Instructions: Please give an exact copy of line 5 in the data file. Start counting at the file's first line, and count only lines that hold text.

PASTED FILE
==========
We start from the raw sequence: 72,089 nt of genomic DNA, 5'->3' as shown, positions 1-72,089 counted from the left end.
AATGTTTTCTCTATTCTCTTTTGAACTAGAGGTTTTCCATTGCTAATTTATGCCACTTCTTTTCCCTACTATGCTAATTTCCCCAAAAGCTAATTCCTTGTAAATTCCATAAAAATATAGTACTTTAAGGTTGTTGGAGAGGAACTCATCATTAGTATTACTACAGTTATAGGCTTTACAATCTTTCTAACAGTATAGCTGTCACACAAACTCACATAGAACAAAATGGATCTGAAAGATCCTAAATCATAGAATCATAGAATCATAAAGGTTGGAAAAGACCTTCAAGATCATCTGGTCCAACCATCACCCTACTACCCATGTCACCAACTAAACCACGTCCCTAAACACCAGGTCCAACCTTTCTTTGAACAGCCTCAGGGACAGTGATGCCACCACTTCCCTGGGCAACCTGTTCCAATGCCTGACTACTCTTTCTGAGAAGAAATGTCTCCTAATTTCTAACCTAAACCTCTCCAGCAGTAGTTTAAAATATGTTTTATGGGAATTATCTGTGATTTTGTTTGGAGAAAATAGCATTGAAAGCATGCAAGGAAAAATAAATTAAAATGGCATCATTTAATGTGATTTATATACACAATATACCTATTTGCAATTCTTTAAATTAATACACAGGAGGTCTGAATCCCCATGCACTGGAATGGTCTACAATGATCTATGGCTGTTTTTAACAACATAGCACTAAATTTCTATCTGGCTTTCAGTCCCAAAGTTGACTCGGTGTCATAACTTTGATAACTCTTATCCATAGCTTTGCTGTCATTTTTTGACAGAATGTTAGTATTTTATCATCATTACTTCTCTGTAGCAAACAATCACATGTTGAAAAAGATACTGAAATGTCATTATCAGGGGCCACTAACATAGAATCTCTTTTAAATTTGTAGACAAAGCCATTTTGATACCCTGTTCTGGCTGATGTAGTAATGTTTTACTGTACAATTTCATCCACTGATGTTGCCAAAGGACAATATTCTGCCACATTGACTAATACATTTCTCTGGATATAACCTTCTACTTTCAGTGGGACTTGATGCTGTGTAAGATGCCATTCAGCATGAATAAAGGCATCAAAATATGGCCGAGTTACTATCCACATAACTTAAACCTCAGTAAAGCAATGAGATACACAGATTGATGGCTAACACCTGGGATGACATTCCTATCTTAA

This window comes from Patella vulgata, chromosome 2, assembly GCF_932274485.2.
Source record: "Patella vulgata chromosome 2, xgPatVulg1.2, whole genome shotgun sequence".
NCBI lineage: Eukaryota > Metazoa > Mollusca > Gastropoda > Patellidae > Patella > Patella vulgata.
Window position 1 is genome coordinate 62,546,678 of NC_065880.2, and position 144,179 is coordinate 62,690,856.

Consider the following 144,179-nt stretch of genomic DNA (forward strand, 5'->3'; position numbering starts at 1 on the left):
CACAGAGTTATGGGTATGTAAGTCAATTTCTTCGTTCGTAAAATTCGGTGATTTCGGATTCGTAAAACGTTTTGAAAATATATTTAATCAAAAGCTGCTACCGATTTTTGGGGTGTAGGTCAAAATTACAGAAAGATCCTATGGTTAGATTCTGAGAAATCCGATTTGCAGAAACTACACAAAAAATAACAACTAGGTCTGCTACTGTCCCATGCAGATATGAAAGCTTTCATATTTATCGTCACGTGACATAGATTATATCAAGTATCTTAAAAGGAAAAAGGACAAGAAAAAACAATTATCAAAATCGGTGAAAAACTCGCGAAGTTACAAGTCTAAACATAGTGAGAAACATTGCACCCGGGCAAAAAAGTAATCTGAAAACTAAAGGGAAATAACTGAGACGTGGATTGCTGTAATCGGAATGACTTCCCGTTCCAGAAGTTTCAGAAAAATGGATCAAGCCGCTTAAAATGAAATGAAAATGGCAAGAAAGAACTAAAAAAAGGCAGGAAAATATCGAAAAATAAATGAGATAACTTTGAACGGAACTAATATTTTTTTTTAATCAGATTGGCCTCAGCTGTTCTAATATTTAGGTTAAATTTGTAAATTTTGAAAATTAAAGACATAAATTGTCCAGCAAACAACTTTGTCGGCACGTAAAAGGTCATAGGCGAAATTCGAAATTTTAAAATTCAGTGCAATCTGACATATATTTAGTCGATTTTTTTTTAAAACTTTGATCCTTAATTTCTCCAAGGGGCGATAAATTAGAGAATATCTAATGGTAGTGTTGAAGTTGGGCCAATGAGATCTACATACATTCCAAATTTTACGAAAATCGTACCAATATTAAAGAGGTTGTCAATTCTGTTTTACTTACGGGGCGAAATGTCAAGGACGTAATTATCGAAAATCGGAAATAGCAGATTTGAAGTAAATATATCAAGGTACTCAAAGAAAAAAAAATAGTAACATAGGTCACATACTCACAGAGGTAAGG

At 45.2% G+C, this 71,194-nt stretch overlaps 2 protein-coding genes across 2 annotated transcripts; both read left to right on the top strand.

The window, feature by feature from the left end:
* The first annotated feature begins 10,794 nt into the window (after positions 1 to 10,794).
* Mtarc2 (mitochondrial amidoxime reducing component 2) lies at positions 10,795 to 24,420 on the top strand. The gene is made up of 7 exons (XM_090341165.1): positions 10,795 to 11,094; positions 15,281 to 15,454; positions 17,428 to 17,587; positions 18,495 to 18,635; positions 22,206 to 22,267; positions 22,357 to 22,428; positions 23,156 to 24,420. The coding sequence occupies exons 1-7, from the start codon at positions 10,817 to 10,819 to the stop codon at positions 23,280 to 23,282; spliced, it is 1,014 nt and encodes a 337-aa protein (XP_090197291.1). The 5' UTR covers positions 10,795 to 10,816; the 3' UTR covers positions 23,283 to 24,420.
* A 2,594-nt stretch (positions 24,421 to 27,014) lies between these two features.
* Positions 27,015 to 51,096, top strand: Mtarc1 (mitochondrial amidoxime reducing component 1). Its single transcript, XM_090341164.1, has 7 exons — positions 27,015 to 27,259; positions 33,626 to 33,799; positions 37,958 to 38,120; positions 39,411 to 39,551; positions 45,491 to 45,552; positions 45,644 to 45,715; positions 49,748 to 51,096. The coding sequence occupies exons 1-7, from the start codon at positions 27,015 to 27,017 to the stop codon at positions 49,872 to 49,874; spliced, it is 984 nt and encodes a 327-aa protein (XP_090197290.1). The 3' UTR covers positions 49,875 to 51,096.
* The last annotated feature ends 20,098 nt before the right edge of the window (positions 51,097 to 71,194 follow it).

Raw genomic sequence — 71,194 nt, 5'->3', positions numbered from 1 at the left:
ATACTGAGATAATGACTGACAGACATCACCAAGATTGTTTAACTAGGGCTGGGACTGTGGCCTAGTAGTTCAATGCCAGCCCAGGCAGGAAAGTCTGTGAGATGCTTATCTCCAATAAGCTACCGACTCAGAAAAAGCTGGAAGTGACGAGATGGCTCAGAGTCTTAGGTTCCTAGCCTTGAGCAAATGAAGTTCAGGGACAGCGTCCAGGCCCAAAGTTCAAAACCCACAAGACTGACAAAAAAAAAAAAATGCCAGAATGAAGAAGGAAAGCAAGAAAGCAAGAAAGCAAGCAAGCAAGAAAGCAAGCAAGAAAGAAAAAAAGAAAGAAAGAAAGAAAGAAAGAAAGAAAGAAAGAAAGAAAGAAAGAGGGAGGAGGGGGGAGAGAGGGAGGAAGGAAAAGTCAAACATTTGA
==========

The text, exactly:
NCBI lineage: Eukaryota > Metazoa > Mollusca > Gastropoda > Patellidae > Patella > Patella vulgata.